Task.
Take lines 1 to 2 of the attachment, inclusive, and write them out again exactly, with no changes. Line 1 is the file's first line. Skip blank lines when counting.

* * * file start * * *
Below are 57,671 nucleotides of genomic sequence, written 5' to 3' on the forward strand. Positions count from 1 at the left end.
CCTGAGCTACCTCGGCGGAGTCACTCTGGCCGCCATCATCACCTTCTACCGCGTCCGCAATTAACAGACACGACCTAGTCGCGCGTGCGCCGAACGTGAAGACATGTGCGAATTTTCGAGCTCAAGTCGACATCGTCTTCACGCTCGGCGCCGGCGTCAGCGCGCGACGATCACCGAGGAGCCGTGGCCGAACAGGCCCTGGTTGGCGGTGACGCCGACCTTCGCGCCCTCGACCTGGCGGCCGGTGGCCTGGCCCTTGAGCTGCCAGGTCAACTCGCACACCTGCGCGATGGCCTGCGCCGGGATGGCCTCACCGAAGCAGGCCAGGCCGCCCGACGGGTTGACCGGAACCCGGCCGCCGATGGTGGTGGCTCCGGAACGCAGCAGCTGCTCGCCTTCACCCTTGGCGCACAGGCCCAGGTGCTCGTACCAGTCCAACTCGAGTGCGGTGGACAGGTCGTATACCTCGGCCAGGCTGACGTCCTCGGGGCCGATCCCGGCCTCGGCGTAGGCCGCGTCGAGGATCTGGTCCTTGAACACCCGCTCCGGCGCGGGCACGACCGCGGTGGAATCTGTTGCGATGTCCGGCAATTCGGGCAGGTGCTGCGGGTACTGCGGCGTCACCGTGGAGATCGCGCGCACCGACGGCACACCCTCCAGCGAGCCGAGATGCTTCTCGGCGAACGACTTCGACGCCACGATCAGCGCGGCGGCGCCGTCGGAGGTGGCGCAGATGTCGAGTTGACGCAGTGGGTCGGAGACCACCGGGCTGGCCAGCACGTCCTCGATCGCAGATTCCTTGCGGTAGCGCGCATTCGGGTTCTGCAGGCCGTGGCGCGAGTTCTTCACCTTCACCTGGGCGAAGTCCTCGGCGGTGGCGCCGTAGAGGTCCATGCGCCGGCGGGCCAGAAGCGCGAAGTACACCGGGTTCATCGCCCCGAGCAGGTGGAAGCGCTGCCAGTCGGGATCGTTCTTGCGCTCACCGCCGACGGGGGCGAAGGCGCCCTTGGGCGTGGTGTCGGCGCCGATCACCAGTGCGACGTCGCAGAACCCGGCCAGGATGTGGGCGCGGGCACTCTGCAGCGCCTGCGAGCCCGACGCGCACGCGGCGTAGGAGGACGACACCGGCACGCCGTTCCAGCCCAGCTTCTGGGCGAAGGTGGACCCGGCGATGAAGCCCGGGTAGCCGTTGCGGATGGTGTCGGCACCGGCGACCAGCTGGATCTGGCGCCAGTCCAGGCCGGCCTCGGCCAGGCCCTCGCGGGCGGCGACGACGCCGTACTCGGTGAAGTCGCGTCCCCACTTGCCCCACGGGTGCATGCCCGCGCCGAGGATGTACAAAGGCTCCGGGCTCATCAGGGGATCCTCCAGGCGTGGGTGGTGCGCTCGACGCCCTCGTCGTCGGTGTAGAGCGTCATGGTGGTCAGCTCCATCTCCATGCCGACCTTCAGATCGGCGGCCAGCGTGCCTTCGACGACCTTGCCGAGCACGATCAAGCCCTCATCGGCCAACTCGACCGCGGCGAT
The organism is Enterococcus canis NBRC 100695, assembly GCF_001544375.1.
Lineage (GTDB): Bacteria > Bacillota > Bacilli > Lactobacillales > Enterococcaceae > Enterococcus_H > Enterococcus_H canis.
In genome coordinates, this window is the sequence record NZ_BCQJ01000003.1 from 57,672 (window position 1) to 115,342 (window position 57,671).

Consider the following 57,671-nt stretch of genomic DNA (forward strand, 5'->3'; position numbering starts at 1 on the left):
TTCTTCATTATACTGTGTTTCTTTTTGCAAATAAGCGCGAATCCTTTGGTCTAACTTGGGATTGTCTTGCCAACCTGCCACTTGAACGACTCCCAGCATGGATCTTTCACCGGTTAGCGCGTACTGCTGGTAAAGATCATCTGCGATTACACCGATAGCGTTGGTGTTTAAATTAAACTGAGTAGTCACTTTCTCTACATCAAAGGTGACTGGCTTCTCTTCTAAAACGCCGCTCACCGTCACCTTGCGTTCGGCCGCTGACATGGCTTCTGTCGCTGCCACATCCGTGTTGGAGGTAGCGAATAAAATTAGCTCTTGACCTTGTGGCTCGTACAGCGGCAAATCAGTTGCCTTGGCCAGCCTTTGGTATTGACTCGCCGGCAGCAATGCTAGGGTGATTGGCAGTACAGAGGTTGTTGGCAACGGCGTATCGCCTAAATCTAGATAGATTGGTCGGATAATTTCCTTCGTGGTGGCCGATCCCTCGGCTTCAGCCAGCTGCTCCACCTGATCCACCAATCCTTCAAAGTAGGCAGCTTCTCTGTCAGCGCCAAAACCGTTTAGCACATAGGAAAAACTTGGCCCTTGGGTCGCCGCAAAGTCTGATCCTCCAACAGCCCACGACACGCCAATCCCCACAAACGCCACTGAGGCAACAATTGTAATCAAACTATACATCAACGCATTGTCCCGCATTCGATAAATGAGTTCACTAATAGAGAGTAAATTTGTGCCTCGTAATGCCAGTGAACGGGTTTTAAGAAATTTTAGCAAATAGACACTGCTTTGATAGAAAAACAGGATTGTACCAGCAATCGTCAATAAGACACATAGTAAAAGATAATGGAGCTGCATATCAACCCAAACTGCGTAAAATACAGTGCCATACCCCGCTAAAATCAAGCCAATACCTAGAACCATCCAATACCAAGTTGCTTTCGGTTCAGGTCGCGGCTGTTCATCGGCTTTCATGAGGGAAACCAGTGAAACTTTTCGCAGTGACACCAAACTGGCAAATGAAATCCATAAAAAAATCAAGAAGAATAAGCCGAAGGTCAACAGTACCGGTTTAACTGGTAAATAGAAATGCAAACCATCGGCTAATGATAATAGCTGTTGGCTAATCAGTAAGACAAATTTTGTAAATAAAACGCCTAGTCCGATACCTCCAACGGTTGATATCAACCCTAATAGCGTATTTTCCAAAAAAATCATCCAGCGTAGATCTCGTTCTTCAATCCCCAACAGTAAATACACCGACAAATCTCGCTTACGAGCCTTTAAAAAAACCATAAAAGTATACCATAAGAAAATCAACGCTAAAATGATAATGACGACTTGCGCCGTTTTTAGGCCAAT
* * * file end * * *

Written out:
Below are 57,671 nucleotides of genomic sequence, written 5' to 3' on the forward strand. Positions count from 1 at the left end.
CCTGAGCTACCTCGGCGGAGTCACTCTGGCCGCCATCATCACCTTCTACCGCGTCCGCAATTAACAGACACGACCTAGTCGCGCGTGCGCCGAACGTGAAGACATGTGCGAATTTTCGAGCTCAAGTCGACATCGTCTTCACGCTCGGCGCCGGCGTCAGCGCGCGACGATCACCGAGGAGCCGTGGCCGAACAGGCCCTGGTTGGCGGTGACGCCGACCTTCGCGCCCTCGACCTGGCGGCCGGTGGCCTGGCCCTTGAGCTGCCAGGTCAACTCGCACACCTGCGCGATGGCCTGCGCCGGGATGGCCTCACCGAAGCAGGCCAGGCCGCCCGACGGGTTGACCGGAACCCGGCCGCCGATGGTGGTGGCTCCGGAACGCAGCAGCTGCTCGCCTTCACCCTTGGCGCACAGGCCCAGGTGCTCGTACCAGTCCAACTCGAGTGCGGTGGACAGGTCGTATACCTCGGCCAGGCTGACGTCCTCGGGGCCGATCCCGGCCTCGGCGTAGGCCGCGTCGAGGATCTGGTCCTTGAACACCCGCTCCGGCGCGGGCACGACCGCGGTGGAATCTGTTGCGATGTCCGGCAATTCGGGCAGGTGCTGCGGGTACTGCGGCGTCACCGTGGAGATCGCGCGCACCGACGGCACACCCTCCAGCGAGCCGAGATGCTTCTCGGCGAACGACTTCGACGCCACGATCAGCGCGGCGGCGCCGTCGGAGGTGGCGCAGATGTCGAGTTGACGCAGTGGGTCGGAGACCACCGGGCTGGCCAGCACGTCCTCGATCGCAGATTCCTTGCGGTAGCGCGCATTCGGGTTCTGCAGGCCGTGGCGCGAGTTCTTCACCTTCACCTGGGCGAAGTCCTCGGCGGTGGCGCCGTAGAGGTCCATGCGCCGGCGGGCCAGAAGCGCGAAGTACACCGGGTTCATCGCCCCGAGCAGGTGGAAGCGCTGCCAGTCGGGATCGTTCTTGCGCTCACCGCCGACGGGGGCGAAGGCGCCCTTGGGCGTGGTGTCGGCGCCGATCACCAGTGCGACGTCGCAGAACCCGGCCAGGATGTGGGCGCGGGCACTCTGCAGCGCCTGCGAGCCCGACGCGCACGCGGCGTAGGAGGACGACACCGGCACGCCGTTCCAGCCCAGCTTCTGGGCGAAGGTGGACCCGGCGATGAAGCCCGGGTAGCCGTTGCGGATGGTGTCGGCACCGGCGACCAGCTGGATCTGGCGCCAGTCCAGGCCGGCCTCGGCCAGGCCCTCGCGGGCGGCGACGACGCCGTACTCGGTGAAGTCGCGTCCCCACTTGCCCCACGGGTGCATGCCCGCGCCGAGGATGTACAAAGGCTCCGGGCTCATCAGGGGATCCTCCAGGCGTGGGTGGTGCGCTCGACGCCCTCGTCGTCGGTGTAGAGCGTCATGGTGGTCAGCTCCATCTCCATGCCGACCTTCAGATCGGCGGCCAGCGTGCCTTCGACGACCTTGCCGAGCACGATCAAGCCCTCATCGGCCAACTCGACCGCGGCGAT